Wednesday, 29 April 2009


Wikipedia provides the likely etymology:

There are several possible etymologies of the word zombie. One possible origin is jumbie, the West Indian term for 'ghost'. Another is nzambi, the Kongo word meaning 'spirit of a dead person.' According to the Merriam-Webster dictionary, the word entered English circa 1871; it's derived from the Louisiana Creole or Haitian Creole zonbi, which in turn is of Bantu origin. A zonbi is a person who is believed to have died and been brought back to life without speech or free will. It is akin to the Kimbundu nzúmbe ghost.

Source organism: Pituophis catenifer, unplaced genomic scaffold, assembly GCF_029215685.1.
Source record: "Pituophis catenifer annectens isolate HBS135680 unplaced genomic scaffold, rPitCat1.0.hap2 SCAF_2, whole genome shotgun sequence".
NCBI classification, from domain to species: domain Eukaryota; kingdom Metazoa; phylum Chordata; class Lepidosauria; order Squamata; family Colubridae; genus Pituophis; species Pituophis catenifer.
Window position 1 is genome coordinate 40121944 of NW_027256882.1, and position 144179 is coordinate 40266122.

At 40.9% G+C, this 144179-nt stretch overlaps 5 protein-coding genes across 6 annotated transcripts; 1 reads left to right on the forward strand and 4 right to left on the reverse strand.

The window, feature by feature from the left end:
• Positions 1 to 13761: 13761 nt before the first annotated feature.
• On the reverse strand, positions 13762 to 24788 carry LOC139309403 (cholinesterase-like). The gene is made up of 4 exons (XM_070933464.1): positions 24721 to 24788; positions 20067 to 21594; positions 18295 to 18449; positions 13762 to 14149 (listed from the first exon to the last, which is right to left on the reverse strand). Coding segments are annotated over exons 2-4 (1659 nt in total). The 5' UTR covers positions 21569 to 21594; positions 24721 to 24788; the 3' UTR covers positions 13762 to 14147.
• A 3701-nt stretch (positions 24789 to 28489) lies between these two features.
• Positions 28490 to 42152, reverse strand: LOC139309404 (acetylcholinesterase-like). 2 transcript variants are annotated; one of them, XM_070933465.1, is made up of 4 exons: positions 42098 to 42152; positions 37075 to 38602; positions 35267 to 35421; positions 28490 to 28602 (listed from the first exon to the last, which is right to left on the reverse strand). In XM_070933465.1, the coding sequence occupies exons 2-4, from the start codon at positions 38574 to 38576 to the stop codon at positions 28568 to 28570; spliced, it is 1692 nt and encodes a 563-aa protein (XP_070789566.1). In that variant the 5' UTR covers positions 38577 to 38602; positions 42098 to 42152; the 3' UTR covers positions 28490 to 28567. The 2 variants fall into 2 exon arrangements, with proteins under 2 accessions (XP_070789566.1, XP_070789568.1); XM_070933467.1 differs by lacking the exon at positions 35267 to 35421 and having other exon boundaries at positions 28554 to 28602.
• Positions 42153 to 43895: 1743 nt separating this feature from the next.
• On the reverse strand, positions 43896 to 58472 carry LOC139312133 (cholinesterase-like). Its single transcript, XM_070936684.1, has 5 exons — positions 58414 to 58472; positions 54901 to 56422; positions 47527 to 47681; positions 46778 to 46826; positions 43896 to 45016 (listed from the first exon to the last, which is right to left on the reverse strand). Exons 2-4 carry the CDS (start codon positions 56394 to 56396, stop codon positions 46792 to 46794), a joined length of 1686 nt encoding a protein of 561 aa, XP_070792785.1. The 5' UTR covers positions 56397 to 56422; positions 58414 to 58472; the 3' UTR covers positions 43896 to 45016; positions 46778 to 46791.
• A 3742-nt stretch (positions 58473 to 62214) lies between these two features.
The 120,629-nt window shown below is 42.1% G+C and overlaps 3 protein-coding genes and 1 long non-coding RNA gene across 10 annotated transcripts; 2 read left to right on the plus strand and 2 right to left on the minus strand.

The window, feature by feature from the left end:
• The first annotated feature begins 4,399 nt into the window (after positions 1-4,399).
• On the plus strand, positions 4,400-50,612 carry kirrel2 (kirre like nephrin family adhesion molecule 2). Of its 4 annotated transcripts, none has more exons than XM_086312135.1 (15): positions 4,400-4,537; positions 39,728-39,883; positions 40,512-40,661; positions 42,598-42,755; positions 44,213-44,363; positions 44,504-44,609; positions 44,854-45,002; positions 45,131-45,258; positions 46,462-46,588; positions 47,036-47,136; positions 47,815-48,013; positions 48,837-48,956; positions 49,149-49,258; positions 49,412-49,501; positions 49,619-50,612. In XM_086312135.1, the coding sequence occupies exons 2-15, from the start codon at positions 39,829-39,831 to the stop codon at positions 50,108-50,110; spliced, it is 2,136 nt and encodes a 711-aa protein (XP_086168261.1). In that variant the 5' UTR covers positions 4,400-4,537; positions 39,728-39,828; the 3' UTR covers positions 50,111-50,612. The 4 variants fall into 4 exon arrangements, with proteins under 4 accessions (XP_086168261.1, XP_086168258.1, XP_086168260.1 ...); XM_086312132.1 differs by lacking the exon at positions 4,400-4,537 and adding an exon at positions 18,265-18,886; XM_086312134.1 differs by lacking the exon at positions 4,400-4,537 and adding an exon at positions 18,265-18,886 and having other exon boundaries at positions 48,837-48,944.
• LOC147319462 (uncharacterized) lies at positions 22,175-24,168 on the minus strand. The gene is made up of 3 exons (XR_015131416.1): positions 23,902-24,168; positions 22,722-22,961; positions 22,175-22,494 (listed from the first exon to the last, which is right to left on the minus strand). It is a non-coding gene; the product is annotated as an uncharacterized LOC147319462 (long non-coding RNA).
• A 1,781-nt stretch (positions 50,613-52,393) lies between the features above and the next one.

But it does not mention the unlikely one: that the word is linked to the Greek Ζωον ('a living being, animal'), which is to say, Ζωος ('life, alive'), as well as to βιός ('life i.e. not animal life, but a course of life, manner of living'). We know these words from their English derivations (Zoology, Biology). Zo-(m)Bios, The reduplicated 'living-life' having the effect almost of cancelling, or putting under the sign of ironic erasure, the entity so described.

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